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Acrylamide in Food

Martin Perkins

12th July 2016

Acrylamide, EFSA, European Commission, European Food Standards Agency, FDA, Food and Drugs Administration, Food Standards Agency, Maillard Reaction, Professor Don Mottram, University of Reading,


What is Acrylamide and why is it a Problem?

Acrylamide is a chemical that is produced naturally during cooking at high temperatures (e.g., roasting, frying, baking). It has always been in the food we eat, but it was first found in our food in 2002 by Swedish researchers. Professor Don Mottram at the University of Reading then demonstrated that it was formed in cooking by the Maillard reaction between reducing sugars and asparagine (a naturally occurring amino acid).

Acrylamide is known to cause cancer in animals and laboratory studies indicate that it may have the potential to cause cancer in humans too.

Because of the potential risk, the Food Standards Agency recommends that exposure should be as low as reasonably practicable and is funding research projects and surveys to better understand how acrylamide is formed, and how to reduce the amount formed in cooking.

The European Food Standards Agency (EFSA) and European Commission are currently looking at introducing regulatory limits for acrylamide in different types of foods and in the USA, the Food and Drugs Administration (FDA) has recently issued final guidance to food manufacturers on how to reduce acrylamide reduction in foods.

What is the Food Industry Doing?

The food industry is currently working on ways to reduce acrylamide levels in food by changing agronomic practices to reduce asparagine or sugar levels in crops (potato, barley, wheat) or adopting food processing technologies to reduce acrylamide formation.

Many food manufacturers routinely determine acrylamide levels in their products using laboratory methods based on Gas Chromatography-Mass Spectrometry (GC-MS) and Liquid Chromatography-Mass Spectrometry (LC-MS) to ensure their processes minimize acrylamide formation.

How is acrylamide measured and what is wrong with the existing approaches?

Acrylamide can be measured by either GC-MS or LC-MS. With GC-MS, the acrylamide is chemically altered, with bromination reagents, prior to analysis to form a volatile derivative that can be measured in the gas phase. With LC-MS, the acrylamide is typically analysed directly without derivatization.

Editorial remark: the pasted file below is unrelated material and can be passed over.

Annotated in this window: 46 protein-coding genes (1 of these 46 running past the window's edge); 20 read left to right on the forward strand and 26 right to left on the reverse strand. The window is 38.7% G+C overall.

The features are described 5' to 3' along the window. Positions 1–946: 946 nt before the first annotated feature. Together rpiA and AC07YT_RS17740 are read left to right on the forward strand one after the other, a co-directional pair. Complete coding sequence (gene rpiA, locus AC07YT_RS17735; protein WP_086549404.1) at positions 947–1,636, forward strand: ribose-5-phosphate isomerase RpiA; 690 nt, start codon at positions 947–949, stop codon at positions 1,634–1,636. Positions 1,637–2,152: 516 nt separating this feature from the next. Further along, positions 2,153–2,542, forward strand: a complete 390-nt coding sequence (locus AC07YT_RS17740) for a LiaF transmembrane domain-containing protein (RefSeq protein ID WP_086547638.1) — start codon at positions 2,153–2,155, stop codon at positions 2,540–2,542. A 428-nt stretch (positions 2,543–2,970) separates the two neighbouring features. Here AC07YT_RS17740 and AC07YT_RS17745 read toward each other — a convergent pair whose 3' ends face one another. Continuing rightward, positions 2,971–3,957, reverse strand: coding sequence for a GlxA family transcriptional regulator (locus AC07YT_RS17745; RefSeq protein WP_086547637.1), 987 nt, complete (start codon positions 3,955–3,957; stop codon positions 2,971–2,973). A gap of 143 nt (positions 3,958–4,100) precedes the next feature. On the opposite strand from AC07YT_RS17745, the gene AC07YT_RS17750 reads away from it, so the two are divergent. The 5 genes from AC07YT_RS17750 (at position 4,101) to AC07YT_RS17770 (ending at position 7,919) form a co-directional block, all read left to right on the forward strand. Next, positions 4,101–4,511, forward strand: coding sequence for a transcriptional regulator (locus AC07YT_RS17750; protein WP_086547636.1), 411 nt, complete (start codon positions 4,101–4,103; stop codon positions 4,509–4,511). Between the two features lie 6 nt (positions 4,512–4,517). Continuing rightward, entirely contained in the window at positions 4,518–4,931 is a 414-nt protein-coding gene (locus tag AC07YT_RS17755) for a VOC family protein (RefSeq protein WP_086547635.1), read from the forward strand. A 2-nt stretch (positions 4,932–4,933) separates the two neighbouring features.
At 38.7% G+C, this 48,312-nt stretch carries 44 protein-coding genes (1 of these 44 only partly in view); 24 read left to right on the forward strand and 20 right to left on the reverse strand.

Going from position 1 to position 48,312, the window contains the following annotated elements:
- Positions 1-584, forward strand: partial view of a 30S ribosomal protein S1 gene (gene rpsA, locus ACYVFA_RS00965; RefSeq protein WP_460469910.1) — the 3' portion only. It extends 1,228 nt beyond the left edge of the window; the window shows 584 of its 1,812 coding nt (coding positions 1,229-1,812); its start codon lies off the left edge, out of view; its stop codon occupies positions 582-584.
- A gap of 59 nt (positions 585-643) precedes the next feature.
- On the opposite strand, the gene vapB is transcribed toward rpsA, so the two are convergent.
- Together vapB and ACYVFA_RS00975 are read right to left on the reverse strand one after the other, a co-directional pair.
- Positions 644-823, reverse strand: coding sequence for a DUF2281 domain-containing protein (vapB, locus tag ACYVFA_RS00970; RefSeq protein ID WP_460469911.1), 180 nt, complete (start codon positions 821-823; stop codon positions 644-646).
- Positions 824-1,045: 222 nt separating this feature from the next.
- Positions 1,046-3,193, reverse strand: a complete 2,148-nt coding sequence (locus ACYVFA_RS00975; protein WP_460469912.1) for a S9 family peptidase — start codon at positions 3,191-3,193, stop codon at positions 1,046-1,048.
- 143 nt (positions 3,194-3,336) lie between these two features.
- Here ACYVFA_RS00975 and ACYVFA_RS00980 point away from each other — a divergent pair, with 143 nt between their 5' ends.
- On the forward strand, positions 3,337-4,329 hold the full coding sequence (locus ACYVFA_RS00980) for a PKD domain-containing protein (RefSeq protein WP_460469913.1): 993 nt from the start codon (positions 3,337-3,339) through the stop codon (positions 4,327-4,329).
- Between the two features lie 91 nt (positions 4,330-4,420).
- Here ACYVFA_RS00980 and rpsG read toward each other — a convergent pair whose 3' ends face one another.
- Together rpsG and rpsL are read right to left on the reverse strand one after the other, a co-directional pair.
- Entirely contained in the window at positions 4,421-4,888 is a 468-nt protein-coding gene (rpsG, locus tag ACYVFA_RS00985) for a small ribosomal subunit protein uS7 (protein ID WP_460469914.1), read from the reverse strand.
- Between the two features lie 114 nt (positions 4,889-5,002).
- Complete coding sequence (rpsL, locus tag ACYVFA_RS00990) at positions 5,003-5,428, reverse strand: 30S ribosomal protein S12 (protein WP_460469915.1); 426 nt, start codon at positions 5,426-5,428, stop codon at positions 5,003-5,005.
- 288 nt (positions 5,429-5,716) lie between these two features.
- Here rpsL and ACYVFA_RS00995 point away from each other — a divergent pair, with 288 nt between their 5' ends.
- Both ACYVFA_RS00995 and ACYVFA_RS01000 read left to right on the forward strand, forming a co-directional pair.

Unfortunately bromination requires the use of hazardous and toxic reagents and the sample preparation is manually intensive. Furthermore, the derivatives are either chemically unstable or are subject to potential interferences from phthalates (common environmental contaminants present in many plastics).

LC-MS does not use derivatization but the low mass of acrylamide means that there are many potential interferences in its analysis and LC-MS/MS is required, and the transitions used for quantification and qualification are from the parent ion (which is analytically, far from ideal). The cost of the instrumentation for LC-MS/MS analysis is also higher than that of the GC-MS/MS method.

Is there a better way?

GERSTEL in the US have fully automated an LC-MS/MS method for the determination of acrylamide in coffee and for labs currently determining acrylamide by LC-MS/MS, this may offer a fully automated solution that may both improve data quality and allows you to better utilize your analysts time and skills.

Recently however, we’ve been asked by several customers using the bromination-GC-MS method, if there is a better way to do acrylamide analysis. We’ve found an alternative GC-MS method that has been used in Japan for over a decade, and has been demonstrated to be a robust method for the determination of acrylamide in a wide range of foodstuffs.

We think there is potential to fully automate this method to deliver a safer, more robust way of determining acrylamide in foods.

We believe that automating this method could be very useful. Do you agree?

If so, is this a project that you are interested in collaborating with us on?

If you would like to discuss this in more detail, please call us on +44 (0)1223 279210 or email: enquiries@anatune.co.uk.